Commack church mulls plan to house immigrant children amid protest


Rev. Dennis Walker, of the Holy Cross Lutherian Church in Commack, inside of the sanctuary on Aug. 12, 2014. Photo Credit: Johnny Milano

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A Lutheran church in Commack may host some of the tens of thousands of immigrant children illegally crossing the United States' border with Mexico mainly to reunite with family here, the church's pastor said Tuesday.

The financially troubled Holy Cross Lutheran Church had to cancel a meeting last week after outraged neighbors packed the church to protest the proposal, but Rev. Dennis Walker said the congregation is still considering it and hopes to meet in coming weeks to decide.

Walker said community opposition was being fueled by misinformation about the proposal, and he hopes "people will reconsider in a more rational light. This is minimal impact on the community with substantial benefits" such as jobs for workers who would remodel the building to create the living quarters.

The proposal calls for about 40 children, 4 to 17, to be housed at the church at any one time between seven and 30 days, Walker said. The children would be in transit from federal immigration detention facilities to relatives in the New York area, and would leave only for medical appointments or other important issues, Walker said.

The children would be subject to hearings before federal immigration authorities and could ultimately be deported, he said. The church would be guaranteed a minimal three-year pact to house children.

The proposal was brought to the church by Lutheran Social Services of New York, the Manhattan-based agency that would cover cost for the renovation, using federal funds. After consulting the congregation, the church council would have to approve the plan.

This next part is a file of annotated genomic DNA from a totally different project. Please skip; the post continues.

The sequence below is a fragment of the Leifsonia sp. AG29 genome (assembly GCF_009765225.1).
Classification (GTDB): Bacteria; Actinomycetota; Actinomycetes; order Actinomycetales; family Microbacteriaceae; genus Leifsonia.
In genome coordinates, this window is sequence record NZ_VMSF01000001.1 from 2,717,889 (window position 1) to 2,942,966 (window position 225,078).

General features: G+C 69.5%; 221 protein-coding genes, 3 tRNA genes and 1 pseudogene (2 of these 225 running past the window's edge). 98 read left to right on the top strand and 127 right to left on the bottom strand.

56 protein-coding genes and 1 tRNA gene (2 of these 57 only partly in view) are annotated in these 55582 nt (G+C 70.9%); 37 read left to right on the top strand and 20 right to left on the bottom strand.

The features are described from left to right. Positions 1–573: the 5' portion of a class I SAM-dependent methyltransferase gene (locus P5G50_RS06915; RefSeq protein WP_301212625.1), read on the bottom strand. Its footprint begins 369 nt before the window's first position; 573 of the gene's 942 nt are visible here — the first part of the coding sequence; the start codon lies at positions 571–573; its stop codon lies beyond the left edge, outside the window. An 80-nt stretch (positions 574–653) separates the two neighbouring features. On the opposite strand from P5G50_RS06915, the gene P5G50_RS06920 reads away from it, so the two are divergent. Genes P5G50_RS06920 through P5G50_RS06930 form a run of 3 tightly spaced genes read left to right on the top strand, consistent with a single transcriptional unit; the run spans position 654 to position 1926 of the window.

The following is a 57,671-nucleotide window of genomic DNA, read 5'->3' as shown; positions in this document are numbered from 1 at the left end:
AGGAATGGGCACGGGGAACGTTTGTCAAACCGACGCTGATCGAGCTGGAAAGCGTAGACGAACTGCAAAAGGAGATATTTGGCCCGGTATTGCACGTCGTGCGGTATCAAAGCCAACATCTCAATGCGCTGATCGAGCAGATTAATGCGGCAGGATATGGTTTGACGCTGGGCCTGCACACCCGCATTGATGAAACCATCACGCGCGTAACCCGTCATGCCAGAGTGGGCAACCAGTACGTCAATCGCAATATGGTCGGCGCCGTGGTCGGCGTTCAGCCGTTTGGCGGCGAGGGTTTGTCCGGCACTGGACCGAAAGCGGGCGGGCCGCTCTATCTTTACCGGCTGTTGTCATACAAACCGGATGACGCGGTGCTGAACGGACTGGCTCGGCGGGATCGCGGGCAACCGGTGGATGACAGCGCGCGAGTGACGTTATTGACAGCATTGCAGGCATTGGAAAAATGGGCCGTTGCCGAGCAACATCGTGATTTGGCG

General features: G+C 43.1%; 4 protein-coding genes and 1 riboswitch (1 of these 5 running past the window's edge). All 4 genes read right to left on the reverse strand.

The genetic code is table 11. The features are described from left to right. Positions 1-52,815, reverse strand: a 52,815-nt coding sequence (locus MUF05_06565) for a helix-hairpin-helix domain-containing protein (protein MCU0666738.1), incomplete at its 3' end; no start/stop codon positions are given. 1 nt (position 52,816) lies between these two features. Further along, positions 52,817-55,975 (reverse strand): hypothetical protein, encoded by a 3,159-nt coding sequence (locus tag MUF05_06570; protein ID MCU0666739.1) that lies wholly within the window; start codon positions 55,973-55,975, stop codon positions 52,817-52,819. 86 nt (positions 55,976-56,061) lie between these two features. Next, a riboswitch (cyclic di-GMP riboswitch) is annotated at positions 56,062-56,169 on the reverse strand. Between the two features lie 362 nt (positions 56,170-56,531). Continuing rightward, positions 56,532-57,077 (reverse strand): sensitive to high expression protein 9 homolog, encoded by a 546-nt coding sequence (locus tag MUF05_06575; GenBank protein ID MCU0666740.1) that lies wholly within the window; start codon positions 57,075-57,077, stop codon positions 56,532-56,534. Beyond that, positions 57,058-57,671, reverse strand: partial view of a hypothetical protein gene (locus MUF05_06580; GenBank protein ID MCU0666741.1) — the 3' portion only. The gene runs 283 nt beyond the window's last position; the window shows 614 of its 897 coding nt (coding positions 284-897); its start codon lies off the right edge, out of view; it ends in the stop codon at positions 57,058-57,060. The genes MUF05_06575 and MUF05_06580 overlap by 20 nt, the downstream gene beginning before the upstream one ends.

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Nearby residents firmly oppose the idea. "It's scary," said Sheryl Cambria, 35, a special-education teacher at Lindenhurst High School. "I have two little kids. Who's to say my house is going to be safe?" New York City firefighter Michael Cantwell, 44, said, "It's basically going to be a hotel right next to my house."

Kenneth J. Wolfe, a spokesman for the federal Administration for Children and Families, which oversees the immigrant children program, said the agency is releasing only the names of locations already approved as sites.

MercyFirst, a social service agency run by the Syosset-based Sisters of Mercy, is hosting some of the children. Plans for a shelter at a former Grumman Corp. complex in Bethpage were nixed in June.

Nationally, the Administration for Children and Families projects it will have to find beds for as many as 60,000 boys and girls in the current fiscal year, which ends Sept. 30. That is up from nearly 25,000 placed in the preceding year.

Walker said the Commack church is in dire financial straits after a day care business stopped renting space in June.

The immigrant children program could bring in $8,000 to $10,000 a month, help pay off a $25,000 debt -- and allow the church to do the Christian thing, he said.

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